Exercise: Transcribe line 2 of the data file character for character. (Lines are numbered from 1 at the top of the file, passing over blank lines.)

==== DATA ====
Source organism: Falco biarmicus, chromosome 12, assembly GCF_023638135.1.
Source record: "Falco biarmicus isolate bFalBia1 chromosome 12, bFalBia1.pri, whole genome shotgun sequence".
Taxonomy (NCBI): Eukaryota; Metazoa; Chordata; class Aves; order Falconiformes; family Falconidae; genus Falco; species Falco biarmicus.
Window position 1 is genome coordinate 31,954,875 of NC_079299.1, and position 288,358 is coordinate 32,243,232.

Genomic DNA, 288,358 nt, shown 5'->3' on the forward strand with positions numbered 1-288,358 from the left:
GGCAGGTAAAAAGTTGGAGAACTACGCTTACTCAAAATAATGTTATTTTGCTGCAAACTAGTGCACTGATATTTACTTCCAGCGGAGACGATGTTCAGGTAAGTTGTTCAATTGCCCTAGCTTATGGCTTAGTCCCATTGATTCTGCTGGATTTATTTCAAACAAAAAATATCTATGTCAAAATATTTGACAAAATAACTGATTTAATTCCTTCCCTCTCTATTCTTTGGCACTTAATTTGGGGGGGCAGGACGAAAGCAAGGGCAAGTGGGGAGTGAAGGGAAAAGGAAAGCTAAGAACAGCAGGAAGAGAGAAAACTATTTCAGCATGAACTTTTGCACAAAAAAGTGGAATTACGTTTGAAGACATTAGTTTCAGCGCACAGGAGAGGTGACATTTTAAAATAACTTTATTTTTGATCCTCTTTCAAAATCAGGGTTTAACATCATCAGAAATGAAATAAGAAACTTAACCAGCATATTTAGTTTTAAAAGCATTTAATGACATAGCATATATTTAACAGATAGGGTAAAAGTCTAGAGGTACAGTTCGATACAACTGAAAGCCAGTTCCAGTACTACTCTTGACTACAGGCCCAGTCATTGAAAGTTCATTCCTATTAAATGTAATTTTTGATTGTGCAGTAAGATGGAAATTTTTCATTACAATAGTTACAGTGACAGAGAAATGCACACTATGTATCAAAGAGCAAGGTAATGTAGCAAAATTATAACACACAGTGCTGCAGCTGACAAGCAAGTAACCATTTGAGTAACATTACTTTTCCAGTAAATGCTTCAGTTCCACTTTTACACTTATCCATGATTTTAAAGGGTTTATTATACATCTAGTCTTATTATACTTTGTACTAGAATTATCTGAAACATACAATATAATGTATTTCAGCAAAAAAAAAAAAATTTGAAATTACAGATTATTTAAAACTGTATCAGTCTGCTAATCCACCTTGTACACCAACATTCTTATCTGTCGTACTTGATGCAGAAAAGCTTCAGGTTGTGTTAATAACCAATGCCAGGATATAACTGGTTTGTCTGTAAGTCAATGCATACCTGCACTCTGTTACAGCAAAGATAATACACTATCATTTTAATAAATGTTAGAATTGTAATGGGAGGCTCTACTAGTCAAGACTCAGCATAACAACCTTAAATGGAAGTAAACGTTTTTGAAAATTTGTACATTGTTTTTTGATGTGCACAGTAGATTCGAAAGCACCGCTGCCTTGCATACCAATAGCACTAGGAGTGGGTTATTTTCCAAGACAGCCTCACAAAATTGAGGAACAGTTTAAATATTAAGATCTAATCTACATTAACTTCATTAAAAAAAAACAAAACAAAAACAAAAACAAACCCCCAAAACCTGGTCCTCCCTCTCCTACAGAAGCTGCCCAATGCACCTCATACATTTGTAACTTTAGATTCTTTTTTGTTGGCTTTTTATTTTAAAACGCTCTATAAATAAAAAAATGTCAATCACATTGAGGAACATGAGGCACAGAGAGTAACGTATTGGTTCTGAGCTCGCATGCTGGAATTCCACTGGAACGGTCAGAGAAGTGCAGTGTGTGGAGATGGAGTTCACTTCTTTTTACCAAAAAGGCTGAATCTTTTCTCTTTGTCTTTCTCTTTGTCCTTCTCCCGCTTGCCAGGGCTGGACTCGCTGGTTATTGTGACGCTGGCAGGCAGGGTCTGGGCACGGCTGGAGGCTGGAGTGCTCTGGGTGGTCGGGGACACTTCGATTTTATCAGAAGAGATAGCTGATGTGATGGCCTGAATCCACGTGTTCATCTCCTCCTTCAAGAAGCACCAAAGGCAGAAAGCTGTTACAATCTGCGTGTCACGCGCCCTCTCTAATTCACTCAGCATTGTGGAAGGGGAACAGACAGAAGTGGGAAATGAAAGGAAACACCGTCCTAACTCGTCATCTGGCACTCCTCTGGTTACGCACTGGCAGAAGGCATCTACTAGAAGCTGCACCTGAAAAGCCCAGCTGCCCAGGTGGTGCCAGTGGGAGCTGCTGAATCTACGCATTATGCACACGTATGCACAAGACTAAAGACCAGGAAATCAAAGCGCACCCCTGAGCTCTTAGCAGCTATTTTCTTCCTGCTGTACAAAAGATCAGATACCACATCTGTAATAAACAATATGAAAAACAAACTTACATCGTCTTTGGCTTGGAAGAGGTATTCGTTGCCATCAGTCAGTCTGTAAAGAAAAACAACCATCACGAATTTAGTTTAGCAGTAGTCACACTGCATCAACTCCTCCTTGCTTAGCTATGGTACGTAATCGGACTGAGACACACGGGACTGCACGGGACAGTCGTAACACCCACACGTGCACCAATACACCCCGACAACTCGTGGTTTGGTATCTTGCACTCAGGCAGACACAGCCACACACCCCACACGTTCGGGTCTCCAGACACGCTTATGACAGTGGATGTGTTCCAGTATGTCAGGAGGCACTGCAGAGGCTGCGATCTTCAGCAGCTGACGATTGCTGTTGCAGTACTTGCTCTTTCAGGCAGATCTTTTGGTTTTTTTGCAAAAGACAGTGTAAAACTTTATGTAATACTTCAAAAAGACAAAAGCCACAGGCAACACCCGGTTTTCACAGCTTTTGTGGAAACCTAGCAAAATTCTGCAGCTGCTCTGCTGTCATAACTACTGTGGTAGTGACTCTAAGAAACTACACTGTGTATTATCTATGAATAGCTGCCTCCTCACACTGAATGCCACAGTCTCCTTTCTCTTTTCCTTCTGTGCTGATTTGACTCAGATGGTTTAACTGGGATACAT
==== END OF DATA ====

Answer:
Source record: "Falco biarmicus isolate bFalBia1 chromosome 12, bFalBia1.pri, whole genome shotgun sequence".